Jeff Dunn has come full circle as CEO of Bolthouse Farms, running it before and running it after a seven-year period of ownership by Campbell Soup. Dunn is happy to be back, and the company’s recent performance reflects the strategy of someone who knows Bolthouse well rather than the approach taken by a sort of corporate-carpetbagger squad that ended up running the Bakersfield, California-based outfit for the consumer-packaged-goods giant.
Camden, New Jersey-based Campbell acquired Bolthouse, known as a huge carrot processor and bottler of premium fresh juices and salad dressings, in 2012 for $1.55 billion, when Dunn was CEO the first time. Campbell dumped Bolthouse in 2019 for a mere $510 million, and Dunn appeared on the scene again as an operating partner of Butterfly Equity, which bought Bolthouse from Campbell. Now he’s CEO again.
What happened in between those events, Dunn told Chief Executive, unfortunately was a classic example of a giant company trying to impose its culture on a small fry it nominally had acquired expressly because of its small-company approach. “When companies buy someone that doesn’t look like them, and try to make them the same, the marriage doesn’t work,” he said.
Right now, Dunn is focusing on a continued revitalization of Bolthouse Farms. In the space of little more than a year, he has reversed a two-year period in which operating losses totaled $100 million, ushering in a new phase in which sales have returned to high-single-digit-percentage growth. Dunn has helped the company take advantage of market-share opportunities presented by COVID, has brought back dozens of people to Bolthouse Farms who had left under Campbell, and has triggered an acceleration of the company’s digital transformation across its operations.
“Our re-engineering mode after I returned to the company flowed right into our resilience strategy,” Dunn said. “We had two main objectives: ensuring the health and safety of our employees so that we could operate, and maintaining essential business continuity with our customers. In the early phases of COVID, that meant reducing SKUs and bootstrapping our supply chain.” A variety of measures helped Bolthouse handle a 25-percent surge in demand for carrots in the first six weeks of the pandemic.
Fortunately, before the virus hit, Dunn spent much of the first several months of his second turn with Bolthouse recruiting back key people who’d left the company over the several years of Campbell ownership, including a direct-sales team. “Most of them had been gone for two or three years,” he said, “but many of them were kind of hanging around working for other produce-related companies” in California. “Many had worked for Bolthouse Farms for a long time and were very loyal. When we put the call out, we were incredibly gratified by the response”: About 130 people rejoined Bolthouse in the first three months of Dunn’s new tenure.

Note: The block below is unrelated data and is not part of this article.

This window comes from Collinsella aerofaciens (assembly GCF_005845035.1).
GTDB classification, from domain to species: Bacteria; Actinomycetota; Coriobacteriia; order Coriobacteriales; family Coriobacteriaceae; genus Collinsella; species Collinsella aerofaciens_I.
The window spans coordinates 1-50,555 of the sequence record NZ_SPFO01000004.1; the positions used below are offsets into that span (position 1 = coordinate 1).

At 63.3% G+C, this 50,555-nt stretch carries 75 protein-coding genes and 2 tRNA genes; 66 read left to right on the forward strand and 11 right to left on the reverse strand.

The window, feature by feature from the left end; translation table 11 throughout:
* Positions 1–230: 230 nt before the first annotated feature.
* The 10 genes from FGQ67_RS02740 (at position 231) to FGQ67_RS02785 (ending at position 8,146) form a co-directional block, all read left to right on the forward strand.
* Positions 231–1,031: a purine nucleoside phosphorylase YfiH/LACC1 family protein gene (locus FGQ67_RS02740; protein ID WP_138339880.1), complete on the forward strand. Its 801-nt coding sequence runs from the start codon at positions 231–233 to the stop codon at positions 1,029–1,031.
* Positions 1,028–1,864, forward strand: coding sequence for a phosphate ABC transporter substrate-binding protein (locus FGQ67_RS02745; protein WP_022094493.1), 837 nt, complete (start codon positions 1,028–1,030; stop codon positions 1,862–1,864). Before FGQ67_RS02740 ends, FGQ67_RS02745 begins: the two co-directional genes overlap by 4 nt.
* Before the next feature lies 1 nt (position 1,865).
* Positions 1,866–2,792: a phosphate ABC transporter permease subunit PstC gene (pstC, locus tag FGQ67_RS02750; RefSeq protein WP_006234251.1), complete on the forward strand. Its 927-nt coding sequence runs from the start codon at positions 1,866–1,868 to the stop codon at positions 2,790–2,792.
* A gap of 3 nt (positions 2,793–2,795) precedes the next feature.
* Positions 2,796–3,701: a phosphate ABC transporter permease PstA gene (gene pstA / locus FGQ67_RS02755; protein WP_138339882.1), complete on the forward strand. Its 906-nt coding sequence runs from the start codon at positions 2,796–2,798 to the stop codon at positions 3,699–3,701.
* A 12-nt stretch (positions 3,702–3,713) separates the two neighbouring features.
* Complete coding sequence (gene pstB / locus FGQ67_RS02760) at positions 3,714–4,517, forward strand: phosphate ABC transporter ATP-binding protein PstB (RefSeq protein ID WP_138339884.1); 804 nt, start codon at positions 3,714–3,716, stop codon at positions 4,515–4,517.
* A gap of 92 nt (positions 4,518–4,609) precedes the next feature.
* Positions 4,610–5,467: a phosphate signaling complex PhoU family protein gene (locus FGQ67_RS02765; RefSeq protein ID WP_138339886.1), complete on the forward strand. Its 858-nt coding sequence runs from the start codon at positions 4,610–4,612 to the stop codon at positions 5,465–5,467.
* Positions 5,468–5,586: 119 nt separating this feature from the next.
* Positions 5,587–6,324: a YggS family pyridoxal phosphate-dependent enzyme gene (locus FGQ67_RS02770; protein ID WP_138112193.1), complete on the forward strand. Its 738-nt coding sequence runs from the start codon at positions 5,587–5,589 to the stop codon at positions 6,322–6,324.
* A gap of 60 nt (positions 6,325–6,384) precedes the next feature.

Fresh from expertise he developed at Butterfly, a VC fund that specializes in agricultural plays, Dunn also was eager to intensify digital approaches across Bolthouse Farms. “We weren’t doing enough especially in areas of data and machine learning around agronomics and agricultural information,” he said. Also, he launched efforts “to use vision and camera systems to get new information.”
For example, Bolthouse has begun using about 400 cameras, Bluetooth connectors in each employee’s ID badge, and machine-learning algorithms to make processing more efficient through optimizing the movement of employees and the functioning of equipment. This gets down to which bins collect different-sized pieces of carrots when they’re cut into pieces, and how those containers move within the plant.
“If we can start to understand the manual parts of the process that aren’t machine-driven, we can automate them,” Dunn said. “We can see where humans are interfacing and start to build machine solutions to that.”
Dunn originally joined Bolthouse Farms about a year before the Campbell deal when the private-equity firm that had bought 80 percent of the business from the founding family brought him in to improve the company’s CPG business. Campbell, then run by Denise Morrison, wanted to benefit from Bolthouse’s foothold in non-processed parts of the food business, and Dunn signed a two-year management contract to help them with the transition.
“When I stayed, we ran Bolthouse as a wholly owned subsidiary but didn’t integrate it,” Dunn said. “We were in very different businesses, and that worked extremely well. But after I left in 2016, Campbell made the decision to integrate and functionalize the business, and over a quick period, for them, they basically installed their own playbook.” One reason Morrison did so, Dunn said, was to help Bolthouse deal with a big product recall.
But once Campbell brought Bolthouse into the fold more fully, direction from New Jersey began to hurt Bolthouse’s business, in Dunn’s view. By the time new CEO Mark Clouse took over from Morrison at Campbell, in January, 2019, he had decided to reverse her strategy that focused on acquiring fresh-foods properties, because outfits including Bolthouse were contributing hundreds of millions of dollars of operating losses to Campbell.
Campbell has rallied amid the pandemic as many American consumers have returned to its familiar CPG brands. But Dunn is happy to be reinventing Bolthouse without supervision from the other side of the country.